Prickly Lettuce is Showing Up

Prickly lettuce is probably showing up outside your home about now. Be on the lookout for a small basal rosette to come up first. The plant will over winter like this, but come spring, the rosette leaves will die off and a stem will emerge. Is your lawn prepared to fight off this weed? Here's how to identify and control it.

What does prickly lettuce look like?

Prickly Lettuce can be identified by the small prickles on the underside of the leaves, which are generally 2 times longer than they are wide. Once the rosette leaves die off, the new leaves will bear the tell tale prickles. They like dry conditions, but can tolerate growing in moist areas. The tap root goes deep and exudes a milky sap with cut or crushed. When flowering, the stem produces many yellow daisy-like flowers which mature into fuzzy seed heads that disperse seeds.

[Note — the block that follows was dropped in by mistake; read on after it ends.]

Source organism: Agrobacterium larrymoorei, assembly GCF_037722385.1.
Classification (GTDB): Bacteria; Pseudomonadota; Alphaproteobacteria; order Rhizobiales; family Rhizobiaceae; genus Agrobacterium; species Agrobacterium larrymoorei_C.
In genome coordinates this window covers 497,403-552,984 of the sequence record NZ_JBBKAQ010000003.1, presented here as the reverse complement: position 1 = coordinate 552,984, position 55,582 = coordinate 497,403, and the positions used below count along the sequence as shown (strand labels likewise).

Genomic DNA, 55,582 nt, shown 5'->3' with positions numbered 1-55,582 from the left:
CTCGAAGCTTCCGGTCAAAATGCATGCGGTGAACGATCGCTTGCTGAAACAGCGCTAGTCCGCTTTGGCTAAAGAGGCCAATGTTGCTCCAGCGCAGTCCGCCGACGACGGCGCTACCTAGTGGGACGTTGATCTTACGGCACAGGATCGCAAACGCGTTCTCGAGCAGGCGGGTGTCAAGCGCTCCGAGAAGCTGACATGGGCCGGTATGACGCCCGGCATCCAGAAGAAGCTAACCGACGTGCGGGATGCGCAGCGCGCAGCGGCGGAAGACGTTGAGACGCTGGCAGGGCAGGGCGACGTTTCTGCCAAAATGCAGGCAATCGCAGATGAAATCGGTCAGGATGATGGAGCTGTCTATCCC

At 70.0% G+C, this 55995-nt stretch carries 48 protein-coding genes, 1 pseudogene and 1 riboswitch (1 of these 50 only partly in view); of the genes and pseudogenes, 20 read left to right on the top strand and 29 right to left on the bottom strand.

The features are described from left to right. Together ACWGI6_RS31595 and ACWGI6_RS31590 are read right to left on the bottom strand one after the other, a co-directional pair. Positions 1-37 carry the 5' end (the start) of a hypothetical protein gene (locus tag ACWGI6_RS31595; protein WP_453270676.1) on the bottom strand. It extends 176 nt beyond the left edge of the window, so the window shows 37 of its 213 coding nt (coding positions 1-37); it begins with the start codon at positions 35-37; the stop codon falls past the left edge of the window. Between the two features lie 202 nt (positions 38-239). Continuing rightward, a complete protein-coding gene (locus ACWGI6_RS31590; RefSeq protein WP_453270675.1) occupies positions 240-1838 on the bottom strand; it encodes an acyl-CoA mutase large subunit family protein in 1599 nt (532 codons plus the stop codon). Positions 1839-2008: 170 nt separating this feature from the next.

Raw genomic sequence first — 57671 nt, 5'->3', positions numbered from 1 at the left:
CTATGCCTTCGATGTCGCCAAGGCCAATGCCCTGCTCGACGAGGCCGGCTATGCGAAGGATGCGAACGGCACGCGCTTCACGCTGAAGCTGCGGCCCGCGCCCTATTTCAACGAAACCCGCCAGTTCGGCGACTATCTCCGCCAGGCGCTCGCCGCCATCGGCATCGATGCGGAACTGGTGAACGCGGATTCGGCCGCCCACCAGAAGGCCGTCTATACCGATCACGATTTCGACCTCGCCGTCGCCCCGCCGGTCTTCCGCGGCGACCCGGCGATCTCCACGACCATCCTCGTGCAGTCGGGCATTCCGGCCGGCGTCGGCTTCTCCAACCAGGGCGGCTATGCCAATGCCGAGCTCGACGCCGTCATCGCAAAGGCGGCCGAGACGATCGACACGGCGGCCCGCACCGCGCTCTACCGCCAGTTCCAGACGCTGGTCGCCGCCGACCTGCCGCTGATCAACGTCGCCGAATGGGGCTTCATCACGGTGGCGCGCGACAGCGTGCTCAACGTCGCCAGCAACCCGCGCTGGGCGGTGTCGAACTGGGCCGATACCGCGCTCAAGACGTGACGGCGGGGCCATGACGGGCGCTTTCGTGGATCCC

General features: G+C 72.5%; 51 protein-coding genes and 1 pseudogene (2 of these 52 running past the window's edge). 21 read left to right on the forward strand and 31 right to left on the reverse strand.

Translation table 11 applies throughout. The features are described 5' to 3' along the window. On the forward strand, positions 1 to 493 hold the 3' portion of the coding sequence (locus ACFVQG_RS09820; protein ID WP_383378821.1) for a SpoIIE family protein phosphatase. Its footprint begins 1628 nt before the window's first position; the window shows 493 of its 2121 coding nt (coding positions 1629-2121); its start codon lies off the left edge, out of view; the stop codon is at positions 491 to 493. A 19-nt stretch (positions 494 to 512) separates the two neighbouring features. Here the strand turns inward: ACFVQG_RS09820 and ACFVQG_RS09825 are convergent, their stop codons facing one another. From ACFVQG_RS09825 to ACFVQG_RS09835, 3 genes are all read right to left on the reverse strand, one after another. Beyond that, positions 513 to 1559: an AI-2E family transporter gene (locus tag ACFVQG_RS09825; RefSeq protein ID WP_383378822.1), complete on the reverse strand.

How do you control Prickly Lettuce?

A well-maintained lawn is the first defense. Grass will out-compete this weed for food and nutrients. Mowing won't control the rosettes as they grow low to the soil. The spring and fall pre-emergent applications will keep most seeds from germinating. If you already have them growing, pulling them out will surely get rid of them, but beware, the stems and roots will exude a milky white sap so wear protective gloves. A post-emergent treatment will work if you don't want go get your hands dirty! Flowers mature into small fuzzy seed heads

Overview:

Type: Broadleaf
Appearance: Leaves are alternate to one another and are mostly 2-2 1/2 times longer than wide. They have a distinct row of stiff, sharp prickles on the underside of the midribs. Young plants form basal rosettes, then grow erect when in the second year of growing. They can grow up to 6 ft tall. Flowers are yellow and daisy-like.
Life cycle: Winter annual
Where it grows: Lawns, gardens, landscaped areas, roadsides, and other disturbed areas. Also present in grasslands, fields, and croplands
Reproduce by: Seed
How to prevent: Pre-emergent herbicides will prevent germination of seeds.
How to remove: Post-emergent herbicide is recommended as you see rosettes emerge.

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